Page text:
He walked into Trinity College as one of the local boys – mostly Jews from the North End and Italians from the South – who were happy with the education they got but not so happy with the High WASP culture of the place. Objecting to mandatory attendance in the Episcopal chapel, he persuaded the powers that be to let him attend synagogue instead.
Hating the fraternities, which then would not have the likes of him as a member, he helped establish Trinity Hillel – today one of the most successful, and welcoming, student organizations on campus. In due course, he became a member of the Board of Trustees, eventually serving as chair of the finance committee and shaking up the College’s habitually stodgy investment policy.
Leonard Greenberg built his father’s leather-goods company into Coleco Industries, a multifaceted toy manufacturer that most famously, and profitably, produced the Cabbage Patch Kids of the 1980s. But he took time off from his business career to acquire a master’s degree at the Jewish Theological Seminary.
Besides taking leadership roles with the American Jewish Committee and AIPAC, he helped prepare children for their bar and bat mitzvahs. “His accomplishments truly had a spiritual underpinning,” said his younger brother Arnold, who joined him in the business in 1966.
In a community of Jewish Democrats, Leonard stood out (with his wife Phyllis) as a loyal Republican. But he was not so loyal as to embrace his Party’s allegiance with the religious right, which he considered a threat to the principle of separation of church and state. So when Trinity President Evan Dobelle decided to establish a center to examine the role of religion in society in 1996, he gladly agreed to support it.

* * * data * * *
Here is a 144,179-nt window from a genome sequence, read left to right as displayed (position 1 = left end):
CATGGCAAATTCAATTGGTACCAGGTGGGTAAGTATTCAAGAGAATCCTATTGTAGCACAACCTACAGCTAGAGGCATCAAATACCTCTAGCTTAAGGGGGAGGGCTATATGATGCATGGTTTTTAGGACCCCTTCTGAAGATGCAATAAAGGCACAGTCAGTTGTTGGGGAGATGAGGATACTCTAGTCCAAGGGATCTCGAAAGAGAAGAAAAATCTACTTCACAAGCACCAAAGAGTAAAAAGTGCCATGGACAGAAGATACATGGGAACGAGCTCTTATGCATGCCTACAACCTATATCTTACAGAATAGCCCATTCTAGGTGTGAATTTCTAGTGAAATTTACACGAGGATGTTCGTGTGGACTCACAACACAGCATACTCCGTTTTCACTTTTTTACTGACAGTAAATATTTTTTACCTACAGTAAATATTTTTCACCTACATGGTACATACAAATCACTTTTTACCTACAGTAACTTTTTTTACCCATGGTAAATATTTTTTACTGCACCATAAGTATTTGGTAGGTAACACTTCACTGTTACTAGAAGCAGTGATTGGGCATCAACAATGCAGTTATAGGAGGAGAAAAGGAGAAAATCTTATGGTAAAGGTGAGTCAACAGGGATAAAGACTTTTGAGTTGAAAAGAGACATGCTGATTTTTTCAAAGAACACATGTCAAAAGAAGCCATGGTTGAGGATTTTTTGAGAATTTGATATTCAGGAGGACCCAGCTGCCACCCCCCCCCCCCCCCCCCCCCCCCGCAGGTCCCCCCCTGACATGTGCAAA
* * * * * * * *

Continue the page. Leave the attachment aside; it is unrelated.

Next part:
The result was the Leonard E. Greenberg Center for the Study of Religion in Public Life, which has established a national reputation as a leading source of research and commentary on religion in contemporary America. Together with the Maurice Greenberg Center for Judaic Studies at the University of Hartford, founded by Arnold Greenberg in 1985, it provides Hartford with public programs on a wide array of subjects and issues.
Leonard Greenberg seized the opportunities that the post-World War II era offered Jewish Americans, proudly insisting that he be accepted on his own terms, which he was. His life was a lesson and a blessing to the community in which he grew up and thrived, Gentile as well as Jewish.
Leonard Greenberg, 89, of Boynton Beach, Florida, and Nantucket, Massachusetts, formerly of West Hartford, died July 10. He is survived by his wife of 66 years, Phyllis (Spivack) Greenberg; his children, Ilene Greenberg and her husband Michael Maynard of Chestnut Hill, Massachusetts, and Robert Greenberg of Coral Springs, Florida; his brother Arnold Greenberg and his wife Beverly of West Hartford; his brother-in-law Charles Spivack and his wife Ann of Sun City, Florida; his grandchildren, Lauren, Jamie, Rebecca, Liana, Maya, Kirstie and Joshua, and four great-grandchildren Hunter, Jordan, Ace, and Liam. Leonard also leaves behind a special aunt, Estelle Horwitz, and many nieces, nephews and cousins.
by Mark Silk